Abortion charity fined £200,000 over website hack
BPAS says it is ‘possible’ Irish records were on its website but that no data made it into public domain
A British charity that provides pregnancy and abortion services to about a thousand Irish women a year has been fined £200,000 after the contact details of nearly 10,000 people were obtained from its website by a hacker.
The British Pregnancy Advisory Service (BPAS) had the penalty imposed by the Information Commissioner’s office, which is the UK data protection watchdog.
‘Never at risk’
The advisory service yesterday said it was “certainly possible” Irish women and men were among those who had contacted it for information about pregnancy and abortion and had left a name and number on its website.
But it insisted the names of the women who had been treated “were never at risk” and that none of the data that the hacker obtained ever made it into the public domain. “We really don’t want this to cause women any more unnecessary anxiety,” a spokeswoman said.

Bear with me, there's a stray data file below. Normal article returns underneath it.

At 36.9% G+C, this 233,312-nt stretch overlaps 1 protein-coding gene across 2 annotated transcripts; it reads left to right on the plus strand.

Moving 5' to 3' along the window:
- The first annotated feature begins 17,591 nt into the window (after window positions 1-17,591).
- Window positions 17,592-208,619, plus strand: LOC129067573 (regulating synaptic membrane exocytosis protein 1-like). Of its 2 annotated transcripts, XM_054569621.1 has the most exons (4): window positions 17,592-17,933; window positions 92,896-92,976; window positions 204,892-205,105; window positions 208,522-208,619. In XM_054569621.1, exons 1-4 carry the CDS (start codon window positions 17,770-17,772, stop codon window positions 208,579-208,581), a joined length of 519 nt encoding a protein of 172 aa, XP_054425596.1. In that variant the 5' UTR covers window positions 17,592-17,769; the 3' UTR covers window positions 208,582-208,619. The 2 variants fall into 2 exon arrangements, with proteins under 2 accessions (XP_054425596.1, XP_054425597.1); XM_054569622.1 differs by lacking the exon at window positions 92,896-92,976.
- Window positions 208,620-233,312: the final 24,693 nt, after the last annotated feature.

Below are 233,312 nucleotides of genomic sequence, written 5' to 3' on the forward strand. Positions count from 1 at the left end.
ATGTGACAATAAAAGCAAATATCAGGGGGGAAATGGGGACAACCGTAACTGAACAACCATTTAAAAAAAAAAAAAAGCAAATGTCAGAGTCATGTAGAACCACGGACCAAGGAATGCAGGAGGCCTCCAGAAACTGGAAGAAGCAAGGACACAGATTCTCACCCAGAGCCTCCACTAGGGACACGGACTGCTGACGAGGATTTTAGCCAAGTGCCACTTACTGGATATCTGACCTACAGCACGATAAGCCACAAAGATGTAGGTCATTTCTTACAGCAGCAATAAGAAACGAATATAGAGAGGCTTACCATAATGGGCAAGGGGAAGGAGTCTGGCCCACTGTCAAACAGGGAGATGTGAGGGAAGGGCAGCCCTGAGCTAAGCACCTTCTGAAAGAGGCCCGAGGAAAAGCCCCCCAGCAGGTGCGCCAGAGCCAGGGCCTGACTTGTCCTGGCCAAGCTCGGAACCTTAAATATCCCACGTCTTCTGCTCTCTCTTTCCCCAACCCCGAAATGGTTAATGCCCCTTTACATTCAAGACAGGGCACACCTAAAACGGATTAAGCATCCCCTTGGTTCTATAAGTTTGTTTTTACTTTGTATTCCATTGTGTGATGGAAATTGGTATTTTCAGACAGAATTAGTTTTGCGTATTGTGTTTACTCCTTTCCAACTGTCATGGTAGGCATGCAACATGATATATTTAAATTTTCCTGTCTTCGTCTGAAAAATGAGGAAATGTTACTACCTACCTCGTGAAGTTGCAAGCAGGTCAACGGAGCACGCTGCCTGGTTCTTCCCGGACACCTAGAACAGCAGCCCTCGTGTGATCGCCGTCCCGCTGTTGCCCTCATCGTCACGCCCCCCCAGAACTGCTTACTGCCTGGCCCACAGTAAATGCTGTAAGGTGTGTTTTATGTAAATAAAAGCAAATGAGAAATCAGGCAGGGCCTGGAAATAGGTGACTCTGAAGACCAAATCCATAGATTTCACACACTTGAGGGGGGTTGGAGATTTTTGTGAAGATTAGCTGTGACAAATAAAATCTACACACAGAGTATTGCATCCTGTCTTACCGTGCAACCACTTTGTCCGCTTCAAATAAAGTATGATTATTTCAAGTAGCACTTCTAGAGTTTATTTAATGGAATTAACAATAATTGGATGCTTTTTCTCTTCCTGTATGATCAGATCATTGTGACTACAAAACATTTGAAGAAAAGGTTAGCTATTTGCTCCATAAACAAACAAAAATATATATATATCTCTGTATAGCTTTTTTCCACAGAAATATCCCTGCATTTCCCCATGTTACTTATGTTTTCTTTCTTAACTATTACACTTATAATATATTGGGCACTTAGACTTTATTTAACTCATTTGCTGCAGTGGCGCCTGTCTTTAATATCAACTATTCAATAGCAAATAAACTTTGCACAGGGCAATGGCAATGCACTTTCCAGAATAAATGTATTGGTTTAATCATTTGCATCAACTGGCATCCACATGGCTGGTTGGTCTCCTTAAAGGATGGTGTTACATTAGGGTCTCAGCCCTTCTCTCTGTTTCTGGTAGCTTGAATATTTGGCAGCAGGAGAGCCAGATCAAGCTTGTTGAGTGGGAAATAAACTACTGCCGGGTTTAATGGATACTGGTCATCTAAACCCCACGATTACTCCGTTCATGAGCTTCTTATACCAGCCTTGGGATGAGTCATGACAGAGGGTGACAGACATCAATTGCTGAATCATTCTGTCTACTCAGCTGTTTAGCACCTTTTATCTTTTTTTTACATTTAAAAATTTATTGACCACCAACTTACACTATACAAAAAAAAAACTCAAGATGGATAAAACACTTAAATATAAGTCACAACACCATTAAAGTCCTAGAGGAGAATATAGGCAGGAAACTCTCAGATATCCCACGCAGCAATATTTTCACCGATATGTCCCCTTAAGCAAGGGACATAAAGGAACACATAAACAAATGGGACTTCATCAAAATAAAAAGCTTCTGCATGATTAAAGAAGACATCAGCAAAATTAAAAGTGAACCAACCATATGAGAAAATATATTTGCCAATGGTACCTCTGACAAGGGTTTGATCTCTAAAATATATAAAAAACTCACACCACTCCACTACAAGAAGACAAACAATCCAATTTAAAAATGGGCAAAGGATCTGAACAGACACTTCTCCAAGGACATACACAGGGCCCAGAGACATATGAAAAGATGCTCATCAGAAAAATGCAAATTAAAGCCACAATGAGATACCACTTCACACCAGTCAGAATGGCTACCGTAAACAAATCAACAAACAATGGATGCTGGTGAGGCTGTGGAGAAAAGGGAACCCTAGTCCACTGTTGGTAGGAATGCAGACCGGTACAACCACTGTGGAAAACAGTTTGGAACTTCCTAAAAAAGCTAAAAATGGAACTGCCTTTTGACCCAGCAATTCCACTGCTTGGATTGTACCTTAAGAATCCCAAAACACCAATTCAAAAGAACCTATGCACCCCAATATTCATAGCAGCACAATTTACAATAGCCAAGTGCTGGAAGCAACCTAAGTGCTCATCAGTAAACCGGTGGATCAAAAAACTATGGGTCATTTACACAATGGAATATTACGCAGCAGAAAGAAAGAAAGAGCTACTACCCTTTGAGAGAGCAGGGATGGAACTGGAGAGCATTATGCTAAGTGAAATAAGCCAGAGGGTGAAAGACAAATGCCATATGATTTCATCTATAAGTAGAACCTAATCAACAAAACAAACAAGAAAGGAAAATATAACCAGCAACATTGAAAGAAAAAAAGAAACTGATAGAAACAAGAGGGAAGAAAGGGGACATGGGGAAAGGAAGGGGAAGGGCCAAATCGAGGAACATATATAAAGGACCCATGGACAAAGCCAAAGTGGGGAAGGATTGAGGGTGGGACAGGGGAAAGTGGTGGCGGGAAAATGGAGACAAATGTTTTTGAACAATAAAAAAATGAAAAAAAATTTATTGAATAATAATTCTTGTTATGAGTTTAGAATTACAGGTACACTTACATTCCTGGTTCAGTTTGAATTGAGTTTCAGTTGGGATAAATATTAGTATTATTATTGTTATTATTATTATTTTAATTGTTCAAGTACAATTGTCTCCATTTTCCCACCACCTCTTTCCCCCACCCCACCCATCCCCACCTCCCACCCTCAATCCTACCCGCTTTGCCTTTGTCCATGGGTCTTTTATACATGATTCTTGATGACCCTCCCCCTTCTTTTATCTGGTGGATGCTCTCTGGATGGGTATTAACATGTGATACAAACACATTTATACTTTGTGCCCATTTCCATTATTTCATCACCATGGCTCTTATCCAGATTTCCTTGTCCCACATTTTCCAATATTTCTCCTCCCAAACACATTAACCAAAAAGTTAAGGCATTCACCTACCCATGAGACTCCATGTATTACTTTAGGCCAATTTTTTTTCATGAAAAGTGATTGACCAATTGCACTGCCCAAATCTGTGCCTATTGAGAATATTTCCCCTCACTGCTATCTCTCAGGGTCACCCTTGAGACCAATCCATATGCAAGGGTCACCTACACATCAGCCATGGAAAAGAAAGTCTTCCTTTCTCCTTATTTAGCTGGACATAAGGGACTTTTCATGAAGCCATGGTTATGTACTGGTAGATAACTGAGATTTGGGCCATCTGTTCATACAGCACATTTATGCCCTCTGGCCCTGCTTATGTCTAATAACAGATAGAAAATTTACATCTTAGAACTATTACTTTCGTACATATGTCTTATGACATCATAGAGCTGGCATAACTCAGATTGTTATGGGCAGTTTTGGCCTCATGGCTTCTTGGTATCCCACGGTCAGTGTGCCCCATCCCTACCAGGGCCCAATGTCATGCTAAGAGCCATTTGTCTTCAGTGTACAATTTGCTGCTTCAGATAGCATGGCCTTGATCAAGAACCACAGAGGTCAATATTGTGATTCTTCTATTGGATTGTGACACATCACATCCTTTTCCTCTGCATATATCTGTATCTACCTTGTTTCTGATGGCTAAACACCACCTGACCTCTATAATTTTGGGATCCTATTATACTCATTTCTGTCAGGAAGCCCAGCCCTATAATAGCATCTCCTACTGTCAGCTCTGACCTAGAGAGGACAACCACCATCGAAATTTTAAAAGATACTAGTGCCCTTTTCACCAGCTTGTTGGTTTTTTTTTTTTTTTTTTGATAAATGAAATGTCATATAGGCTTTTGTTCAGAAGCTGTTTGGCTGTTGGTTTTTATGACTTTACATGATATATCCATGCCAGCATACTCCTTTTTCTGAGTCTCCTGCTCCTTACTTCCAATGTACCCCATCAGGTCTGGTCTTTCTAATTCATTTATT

The commissioner said the charity had reported the website attack to police on March 9th, 2012, and the attacker was arrested the following day. He was later jailed for 32 months.
“The police had to react quickly due to the context of the information that was accessed and the risks associated with the attack.
“Some of the call back details were from individuals whose ethnicity and social background could have led to physical harm or even death if the information had been disclosed by the attacker,” the commissioner said.
It said the particular contravention was serious because BPAS was “unaware that personal data was held on the website in such a way that the call-back details of 9,900 users were unprotected from an attack of this type”.